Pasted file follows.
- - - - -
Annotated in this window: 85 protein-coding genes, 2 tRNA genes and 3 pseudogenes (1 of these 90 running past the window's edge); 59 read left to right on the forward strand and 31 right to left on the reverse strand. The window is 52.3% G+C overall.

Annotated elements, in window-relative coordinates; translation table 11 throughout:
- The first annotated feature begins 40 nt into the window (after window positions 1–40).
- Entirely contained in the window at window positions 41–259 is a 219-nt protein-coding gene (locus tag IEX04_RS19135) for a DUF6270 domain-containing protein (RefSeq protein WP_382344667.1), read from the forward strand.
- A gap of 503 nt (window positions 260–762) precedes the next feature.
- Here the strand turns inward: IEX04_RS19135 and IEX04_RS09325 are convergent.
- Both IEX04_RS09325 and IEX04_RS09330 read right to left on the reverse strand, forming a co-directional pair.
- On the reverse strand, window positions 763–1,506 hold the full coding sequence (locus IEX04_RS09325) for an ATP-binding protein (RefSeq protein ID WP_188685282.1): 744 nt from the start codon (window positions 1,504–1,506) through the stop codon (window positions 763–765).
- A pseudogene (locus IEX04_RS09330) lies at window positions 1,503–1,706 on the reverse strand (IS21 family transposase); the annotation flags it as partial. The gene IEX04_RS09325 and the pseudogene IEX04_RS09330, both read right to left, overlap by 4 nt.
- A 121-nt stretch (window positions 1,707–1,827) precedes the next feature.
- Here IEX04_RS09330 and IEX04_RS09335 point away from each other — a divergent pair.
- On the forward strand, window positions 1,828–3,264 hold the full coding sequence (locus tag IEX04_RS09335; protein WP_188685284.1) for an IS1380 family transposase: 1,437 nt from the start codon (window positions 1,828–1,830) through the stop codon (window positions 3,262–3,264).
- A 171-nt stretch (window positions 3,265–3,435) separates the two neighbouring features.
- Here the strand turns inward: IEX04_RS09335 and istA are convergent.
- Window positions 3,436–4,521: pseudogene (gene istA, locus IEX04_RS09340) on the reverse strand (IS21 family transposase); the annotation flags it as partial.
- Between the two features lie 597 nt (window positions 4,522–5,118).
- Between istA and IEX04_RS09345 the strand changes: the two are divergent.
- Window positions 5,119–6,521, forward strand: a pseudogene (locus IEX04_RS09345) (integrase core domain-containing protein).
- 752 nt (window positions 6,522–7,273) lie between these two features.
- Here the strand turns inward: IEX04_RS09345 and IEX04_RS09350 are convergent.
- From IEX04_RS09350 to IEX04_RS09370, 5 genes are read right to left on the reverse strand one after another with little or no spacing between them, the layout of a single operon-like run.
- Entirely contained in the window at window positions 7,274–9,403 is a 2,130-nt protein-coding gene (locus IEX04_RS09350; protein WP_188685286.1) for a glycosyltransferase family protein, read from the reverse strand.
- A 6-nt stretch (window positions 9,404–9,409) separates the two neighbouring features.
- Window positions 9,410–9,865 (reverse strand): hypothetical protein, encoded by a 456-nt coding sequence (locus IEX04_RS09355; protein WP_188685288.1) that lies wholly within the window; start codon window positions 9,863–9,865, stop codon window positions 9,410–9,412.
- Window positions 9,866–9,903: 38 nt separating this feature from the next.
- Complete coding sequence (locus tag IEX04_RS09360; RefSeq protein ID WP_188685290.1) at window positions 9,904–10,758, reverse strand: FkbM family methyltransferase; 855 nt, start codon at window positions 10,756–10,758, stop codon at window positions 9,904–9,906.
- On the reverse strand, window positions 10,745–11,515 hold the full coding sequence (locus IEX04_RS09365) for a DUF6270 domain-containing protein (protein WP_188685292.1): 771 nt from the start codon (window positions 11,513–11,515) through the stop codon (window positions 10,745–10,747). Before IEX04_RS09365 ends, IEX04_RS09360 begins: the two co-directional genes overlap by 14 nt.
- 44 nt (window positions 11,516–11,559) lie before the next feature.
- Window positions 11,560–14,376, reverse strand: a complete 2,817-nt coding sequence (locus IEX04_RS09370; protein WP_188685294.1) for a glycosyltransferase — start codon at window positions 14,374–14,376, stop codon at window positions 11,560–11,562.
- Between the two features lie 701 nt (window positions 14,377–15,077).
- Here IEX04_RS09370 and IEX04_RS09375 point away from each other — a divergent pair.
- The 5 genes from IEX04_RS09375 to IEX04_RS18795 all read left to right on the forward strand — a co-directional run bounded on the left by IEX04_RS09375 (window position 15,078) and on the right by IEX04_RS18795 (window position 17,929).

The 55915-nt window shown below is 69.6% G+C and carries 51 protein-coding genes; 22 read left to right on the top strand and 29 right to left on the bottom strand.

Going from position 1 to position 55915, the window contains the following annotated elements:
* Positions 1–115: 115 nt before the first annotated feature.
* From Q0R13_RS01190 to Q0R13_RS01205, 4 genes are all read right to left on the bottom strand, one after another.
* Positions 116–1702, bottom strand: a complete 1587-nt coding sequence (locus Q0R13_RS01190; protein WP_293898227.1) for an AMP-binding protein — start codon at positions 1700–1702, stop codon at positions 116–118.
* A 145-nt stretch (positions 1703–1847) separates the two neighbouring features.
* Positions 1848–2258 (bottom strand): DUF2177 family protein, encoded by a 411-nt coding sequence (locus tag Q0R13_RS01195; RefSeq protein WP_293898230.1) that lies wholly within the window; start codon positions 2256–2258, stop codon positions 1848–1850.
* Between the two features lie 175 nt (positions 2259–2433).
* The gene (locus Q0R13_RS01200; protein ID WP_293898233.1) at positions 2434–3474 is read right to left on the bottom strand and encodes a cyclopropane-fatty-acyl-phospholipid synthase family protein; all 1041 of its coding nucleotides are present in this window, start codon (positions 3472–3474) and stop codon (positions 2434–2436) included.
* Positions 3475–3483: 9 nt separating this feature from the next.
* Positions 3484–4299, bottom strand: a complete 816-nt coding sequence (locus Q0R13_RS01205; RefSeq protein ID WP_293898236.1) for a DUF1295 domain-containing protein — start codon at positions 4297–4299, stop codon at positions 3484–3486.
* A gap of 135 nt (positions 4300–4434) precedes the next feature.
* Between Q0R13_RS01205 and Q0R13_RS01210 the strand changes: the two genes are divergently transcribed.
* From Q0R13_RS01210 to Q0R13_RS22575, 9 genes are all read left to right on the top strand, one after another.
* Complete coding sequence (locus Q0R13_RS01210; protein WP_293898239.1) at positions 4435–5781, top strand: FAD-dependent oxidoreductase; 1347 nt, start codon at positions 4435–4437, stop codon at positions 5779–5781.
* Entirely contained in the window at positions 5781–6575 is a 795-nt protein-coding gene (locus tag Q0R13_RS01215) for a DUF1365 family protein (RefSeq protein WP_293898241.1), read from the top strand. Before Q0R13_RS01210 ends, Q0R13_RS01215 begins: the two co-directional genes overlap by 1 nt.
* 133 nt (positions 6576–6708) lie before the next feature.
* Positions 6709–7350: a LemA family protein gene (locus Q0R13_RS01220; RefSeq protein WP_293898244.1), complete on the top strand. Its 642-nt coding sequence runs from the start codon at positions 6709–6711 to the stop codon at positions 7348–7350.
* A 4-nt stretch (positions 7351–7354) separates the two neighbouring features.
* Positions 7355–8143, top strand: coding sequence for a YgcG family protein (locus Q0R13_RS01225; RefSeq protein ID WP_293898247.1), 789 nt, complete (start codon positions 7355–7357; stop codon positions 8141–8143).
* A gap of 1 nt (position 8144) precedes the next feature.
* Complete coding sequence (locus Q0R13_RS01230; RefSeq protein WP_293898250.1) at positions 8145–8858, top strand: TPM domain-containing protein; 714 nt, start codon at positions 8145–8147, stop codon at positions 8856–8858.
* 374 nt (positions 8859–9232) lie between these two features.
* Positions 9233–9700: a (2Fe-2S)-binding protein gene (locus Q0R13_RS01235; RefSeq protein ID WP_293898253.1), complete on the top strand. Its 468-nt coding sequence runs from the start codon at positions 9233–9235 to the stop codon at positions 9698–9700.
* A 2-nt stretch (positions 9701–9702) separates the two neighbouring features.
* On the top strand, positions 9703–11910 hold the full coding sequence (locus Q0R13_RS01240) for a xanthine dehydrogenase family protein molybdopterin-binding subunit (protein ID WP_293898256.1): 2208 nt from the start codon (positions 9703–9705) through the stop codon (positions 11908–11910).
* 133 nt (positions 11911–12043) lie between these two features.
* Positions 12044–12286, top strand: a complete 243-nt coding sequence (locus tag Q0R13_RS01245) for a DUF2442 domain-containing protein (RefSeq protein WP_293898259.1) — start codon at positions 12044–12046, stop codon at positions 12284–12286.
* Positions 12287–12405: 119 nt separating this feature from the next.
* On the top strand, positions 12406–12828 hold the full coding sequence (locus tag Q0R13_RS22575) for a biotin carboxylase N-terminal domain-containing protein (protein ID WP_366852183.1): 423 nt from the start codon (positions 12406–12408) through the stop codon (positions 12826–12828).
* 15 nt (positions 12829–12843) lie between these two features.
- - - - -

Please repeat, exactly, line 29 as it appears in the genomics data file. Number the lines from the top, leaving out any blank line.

- Window positions 11,560–14,376, reverse strand: a complete 2,817-nt coding sequence (locus IEX04_RS09370; protein WP_188685294.1) for a glycosyltransferase — start codon at window positions 14,374–14,376, stop codon at window positions 11,560–11,562.